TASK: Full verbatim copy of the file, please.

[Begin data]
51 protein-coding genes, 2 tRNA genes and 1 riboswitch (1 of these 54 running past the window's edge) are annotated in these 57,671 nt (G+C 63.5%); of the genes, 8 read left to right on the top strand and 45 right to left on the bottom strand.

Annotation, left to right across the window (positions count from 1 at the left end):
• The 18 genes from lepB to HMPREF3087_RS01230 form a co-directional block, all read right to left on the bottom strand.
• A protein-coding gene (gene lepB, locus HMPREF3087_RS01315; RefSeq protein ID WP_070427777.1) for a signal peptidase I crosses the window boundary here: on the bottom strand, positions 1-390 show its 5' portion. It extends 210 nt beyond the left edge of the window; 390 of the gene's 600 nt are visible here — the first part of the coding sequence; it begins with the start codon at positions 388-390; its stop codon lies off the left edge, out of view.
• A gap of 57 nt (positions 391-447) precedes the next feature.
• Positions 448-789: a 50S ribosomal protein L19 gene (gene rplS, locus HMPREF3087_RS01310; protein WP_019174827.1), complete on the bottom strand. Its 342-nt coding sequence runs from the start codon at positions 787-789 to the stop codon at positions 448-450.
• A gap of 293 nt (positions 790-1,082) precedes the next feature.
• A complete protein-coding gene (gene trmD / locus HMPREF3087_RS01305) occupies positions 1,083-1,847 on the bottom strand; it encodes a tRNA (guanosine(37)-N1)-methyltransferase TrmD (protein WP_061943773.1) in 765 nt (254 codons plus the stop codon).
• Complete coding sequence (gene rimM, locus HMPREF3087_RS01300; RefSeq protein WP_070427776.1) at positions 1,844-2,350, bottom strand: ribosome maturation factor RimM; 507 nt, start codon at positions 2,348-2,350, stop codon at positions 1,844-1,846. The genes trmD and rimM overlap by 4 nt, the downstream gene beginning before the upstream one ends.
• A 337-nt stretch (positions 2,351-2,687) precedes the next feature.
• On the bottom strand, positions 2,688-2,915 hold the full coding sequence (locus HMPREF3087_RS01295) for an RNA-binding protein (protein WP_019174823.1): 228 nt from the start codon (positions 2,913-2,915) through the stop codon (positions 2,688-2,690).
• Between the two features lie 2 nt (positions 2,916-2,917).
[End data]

51 protein-coding genes, 2 tRNA genes and 1 riboswitch (1 of these 54 running past the window's edge) are annotated in these 57,671 nt (G+C 63.5%); of the genes, 8 read left to right on the top strand and 45 right to left on the bottom strand.

Annotation, left to right across the window (positions count from 1 at the left end):
• The 18 genes from lepB to HMPREF3087_RS01230 form a co-directional block, all read right to left on the bottom strand.
• A protein-coding gene (gene lepB, locus HMPREF3087_RS01315; RefSeq protein ID WP_070427777.1) for a signal peptidase I crosses the window boundary here: on the bottom strand, positions 1-390 show its 5' portion. It extends 210 nt beyond the left edge of the window; 390 of the gene's 600 nt are visible here — the first part of the coding sequence; it begins with the start codon at positions 388-390; its stop codon lies off the left edge, out of view.
• A gap of 57 nt (positions 391-447) precedes the next feature.
• Positions 448-789: a 50S ribosomal protein L19 gene (gene rplS, locus HMPREF3087_RS01310; protein WP_019174827.1), complete on the bottom strand. Its 342-nt coding sequence runs from the start codon at positions 787-789 to the stop codon at positions 448-450.
• A gap of 293 nt (positions 790-1,082) precedes the next feature.
• A complete protein-coding gene (gene trmD / locus HMPREF3087_RS01305) occupies positions 1,083-1,847 on the bottom strand; it encodes a tRNA (guanosine(37)-N1)-methyltransferase TrmD (protein WP_061943773.1) in 765 nt (254 codons plus the stop codon).
• Complete coding sequence (gene rimM, locus HMPREF3087_RS01300; RefSeq protein WP_070427776.1) at positions 1,844-2,350, bottom strand: ribosome maturation factor RimM; 507 nt, start codon at positions 2,348-2,350, stop codon at positions 1,844-1,846. The genes trmD and rimM overlap by 4 nt, the downstream gene beginning before the upstream one ends.
• A 337-nt stretch (positions 2,351-2,687) precedes the next feature.
• On the bottom strand, positions 2,688-2,915 hold the full coding sequence (locus HMPREF3087_RS01295) for an RNA-binding protein (protein WP_019174823.1): 228 nt from the start codon (positions 2,913-2,915) through the stop codon (positions 2,688-2,690).
• Between the two features lie 2 nt (positions 2,916-2,917).